Australia 286 (Labuschagne 71, Green 47, Woakes 4-54) lost England 253 for 33 (Stokes 64, Malan 50, Zampa 3-21)
It’s over. And it’s not just the worst World Cup defense in the history of the international game.
Everything that was taken for granted over eight years about England’s white-ball batting has vanished without a trace, as if some Hollywood baddie pinched a sports almanac (k) from the future and set the dials for the team’s DeLorean. 2015 World Cup. We have re-entered an era of endless, desperate failure – the miracle of 2019 is lost forever to some branch of the space-time continuum.
England’s sixth defeat – by 33 runs in Ahmedabad – was Australia’s fifth win in five in seven games, with them clearing a tough chasing pack to tighten their hold on a semi-final in Barth. It was a little less settled than some of England’s defeats – thanks to another spirited bowling display in the lead Adil Rashid And Chris WeeksWho rallied with the game at the death with the bat, and another interesting but all-too-brief sighting of Ben Stokes in #HeroMode.
But with Adam Zampa rising to the top Wicket-chart of the tournament With an outstanding haul of 3 for 21 from ten overs, Australia’s seemingly 287-run target was not realistically challenged – especially after another dreadful powerplay in which Joe RootOne of England’s undisputed greats across the format, produced a formidable innings that truly deserved his end in the colorful outfit.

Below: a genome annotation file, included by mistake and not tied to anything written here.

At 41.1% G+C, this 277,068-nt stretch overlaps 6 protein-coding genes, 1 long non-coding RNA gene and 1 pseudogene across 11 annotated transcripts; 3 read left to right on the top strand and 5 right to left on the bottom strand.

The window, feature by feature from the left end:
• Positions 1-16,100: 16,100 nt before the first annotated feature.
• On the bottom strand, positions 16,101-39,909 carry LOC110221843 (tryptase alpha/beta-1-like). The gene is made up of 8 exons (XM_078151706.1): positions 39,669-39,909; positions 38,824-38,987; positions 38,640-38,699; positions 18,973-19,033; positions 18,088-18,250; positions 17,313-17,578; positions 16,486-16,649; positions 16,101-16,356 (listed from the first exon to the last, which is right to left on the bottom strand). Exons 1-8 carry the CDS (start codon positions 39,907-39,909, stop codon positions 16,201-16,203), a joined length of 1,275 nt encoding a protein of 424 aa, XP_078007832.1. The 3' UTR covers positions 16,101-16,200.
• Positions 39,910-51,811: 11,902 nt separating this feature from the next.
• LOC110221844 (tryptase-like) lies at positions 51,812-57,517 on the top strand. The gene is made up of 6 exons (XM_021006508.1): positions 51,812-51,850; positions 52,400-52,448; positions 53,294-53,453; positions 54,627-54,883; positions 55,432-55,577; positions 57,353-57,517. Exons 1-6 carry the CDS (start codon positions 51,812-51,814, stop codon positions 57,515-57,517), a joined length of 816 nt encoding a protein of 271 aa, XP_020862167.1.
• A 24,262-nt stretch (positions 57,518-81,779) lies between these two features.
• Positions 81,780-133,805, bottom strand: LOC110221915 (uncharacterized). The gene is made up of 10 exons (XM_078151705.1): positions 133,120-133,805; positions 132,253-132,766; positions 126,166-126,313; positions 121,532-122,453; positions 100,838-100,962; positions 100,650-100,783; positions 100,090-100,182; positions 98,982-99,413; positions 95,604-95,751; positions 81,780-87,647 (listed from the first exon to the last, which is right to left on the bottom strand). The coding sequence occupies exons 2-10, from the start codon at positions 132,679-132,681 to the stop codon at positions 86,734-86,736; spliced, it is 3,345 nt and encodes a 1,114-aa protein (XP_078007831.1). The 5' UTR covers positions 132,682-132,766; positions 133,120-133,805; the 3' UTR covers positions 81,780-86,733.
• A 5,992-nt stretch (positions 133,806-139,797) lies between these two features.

England v Australia always exists out of context, but not on this occasion. Australia’s win ended everything – England’s barely-there hopes of a top-four finish; Their claim on the so-called #MoralAshes, especially later Marnus LabuschagneHis Test-tempo 71 proved to be the decisive score in the match; And if another result goes against them in the coming days, they could also hope to play in the 2025 Champions Trophy.
Ironically, the only thing that must remain constant is England’s World Cup campaign. Netherlands trail Pakistan for European Championship glory – Kudrat ka Nizam after them Amazing win in Bengaluru – seems like an ideal day in the life with their 1992 comeback in Calcutta.